The Egyptian Ministry of Tourism postponed the decision to increase the tourist entry visa fees from $25 to $60 until July, although Egyptian airport officials announced last week that authorities were to apply the new fees this week.
The decision will be applied on 1 July instead of 1 March, said the ministry in a statement to state-news agency Middle East News Agency (MENA).
There were no reasons given by the ministry regarding the delay; however, according to the Al-Ahram Arabic news website, the decision was taken by the Ministry of Foreign Affairs because of several complaints from the tourism sector to the cabinet regarding the high rise being too abrupt.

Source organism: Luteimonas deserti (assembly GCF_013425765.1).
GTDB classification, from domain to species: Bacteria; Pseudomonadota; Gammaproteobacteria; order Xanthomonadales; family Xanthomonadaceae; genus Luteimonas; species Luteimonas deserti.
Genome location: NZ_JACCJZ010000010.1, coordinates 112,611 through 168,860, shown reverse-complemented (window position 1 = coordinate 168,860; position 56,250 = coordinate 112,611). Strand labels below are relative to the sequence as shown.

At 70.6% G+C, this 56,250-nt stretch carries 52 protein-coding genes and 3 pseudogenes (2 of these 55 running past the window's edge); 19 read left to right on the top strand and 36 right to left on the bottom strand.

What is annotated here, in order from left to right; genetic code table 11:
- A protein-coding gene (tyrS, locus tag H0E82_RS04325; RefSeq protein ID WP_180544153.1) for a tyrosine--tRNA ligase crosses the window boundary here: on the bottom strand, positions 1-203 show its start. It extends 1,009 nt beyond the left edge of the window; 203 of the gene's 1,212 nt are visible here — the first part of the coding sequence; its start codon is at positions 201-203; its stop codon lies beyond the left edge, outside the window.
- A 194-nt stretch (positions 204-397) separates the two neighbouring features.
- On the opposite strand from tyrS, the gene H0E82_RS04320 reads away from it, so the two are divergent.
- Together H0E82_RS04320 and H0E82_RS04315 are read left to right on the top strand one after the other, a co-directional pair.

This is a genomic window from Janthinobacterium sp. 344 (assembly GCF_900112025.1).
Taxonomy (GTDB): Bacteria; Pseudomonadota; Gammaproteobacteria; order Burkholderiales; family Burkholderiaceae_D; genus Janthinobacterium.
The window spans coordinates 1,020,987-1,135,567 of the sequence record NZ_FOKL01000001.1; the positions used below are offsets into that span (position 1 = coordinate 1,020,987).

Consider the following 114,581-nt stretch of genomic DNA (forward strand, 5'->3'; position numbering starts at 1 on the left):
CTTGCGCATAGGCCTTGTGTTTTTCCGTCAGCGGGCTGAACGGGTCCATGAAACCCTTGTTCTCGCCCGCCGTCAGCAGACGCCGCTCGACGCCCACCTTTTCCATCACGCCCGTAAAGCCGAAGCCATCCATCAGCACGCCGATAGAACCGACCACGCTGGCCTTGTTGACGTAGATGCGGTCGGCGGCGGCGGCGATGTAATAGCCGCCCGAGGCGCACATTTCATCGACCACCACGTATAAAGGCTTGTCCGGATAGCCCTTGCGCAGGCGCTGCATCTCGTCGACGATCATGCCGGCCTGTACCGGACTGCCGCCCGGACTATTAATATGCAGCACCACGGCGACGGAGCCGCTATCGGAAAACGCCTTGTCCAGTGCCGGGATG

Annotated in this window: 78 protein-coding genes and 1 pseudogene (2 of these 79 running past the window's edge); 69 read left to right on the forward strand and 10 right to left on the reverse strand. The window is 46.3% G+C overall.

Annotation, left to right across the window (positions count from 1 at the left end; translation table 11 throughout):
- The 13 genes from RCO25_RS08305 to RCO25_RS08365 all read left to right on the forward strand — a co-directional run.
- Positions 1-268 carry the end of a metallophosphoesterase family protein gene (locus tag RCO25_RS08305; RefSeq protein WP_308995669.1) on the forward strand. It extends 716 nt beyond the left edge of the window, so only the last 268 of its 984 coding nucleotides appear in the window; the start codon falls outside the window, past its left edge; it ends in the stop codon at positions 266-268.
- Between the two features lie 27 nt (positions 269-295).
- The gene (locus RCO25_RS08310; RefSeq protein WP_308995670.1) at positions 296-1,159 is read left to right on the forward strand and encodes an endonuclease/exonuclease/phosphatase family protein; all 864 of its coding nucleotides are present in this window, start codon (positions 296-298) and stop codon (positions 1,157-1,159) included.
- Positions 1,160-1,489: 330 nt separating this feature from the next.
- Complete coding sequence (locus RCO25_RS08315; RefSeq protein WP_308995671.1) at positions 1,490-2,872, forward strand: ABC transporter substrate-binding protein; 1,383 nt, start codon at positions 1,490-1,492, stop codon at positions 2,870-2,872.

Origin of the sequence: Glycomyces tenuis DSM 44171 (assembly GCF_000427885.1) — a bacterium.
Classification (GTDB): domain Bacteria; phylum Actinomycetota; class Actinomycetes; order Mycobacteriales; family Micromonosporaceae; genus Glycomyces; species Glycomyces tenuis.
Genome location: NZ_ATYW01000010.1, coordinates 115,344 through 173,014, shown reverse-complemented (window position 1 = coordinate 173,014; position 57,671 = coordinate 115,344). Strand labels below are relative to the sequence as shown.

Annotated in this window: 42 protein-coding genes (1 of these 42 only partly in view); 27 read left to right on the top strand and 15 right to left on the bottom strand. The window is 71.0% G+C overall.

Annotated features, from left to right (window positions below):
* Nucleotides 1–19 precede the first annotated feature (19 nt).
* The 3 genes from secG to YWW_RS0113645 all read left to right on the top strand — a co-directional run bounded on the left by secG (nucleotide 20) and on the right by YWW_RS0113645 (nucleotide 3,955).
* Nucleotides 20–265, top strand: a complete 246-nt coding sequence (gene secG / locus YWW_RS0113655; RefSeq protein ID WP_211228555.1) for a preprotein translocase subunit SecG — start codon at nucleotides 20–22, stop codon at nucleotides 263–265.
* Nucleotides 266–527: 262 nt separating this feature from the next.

Tourists will have to pay $60 for their entry visa to Egypt instead of the earlier $25, and $70 for multiple entry visas, Egyptian airport officials said.
The decision to raise the tourist entry visa fee came as a result of the country’s vital tourism industry struggling to restore its normality and recover after it was immensely weakened when a Russian plane was downed in October 2015 over the Sinai Peninsula, killing all 224 people on board. This resulted in Egypt’s struggle to attract the tourists that were consequently pushed away.
Egypt’s tourism revenues witnessed a 44.3% drop in 2016 from the year before.
However, European countries like Russia, Norway, Sweden, and Finland—which have previously suspended their flights to Egypt after the Russian plane incident—have resumed their flights to Egypt.
Egypt last increased its entry visa fees in April 2014 from $15 to $25.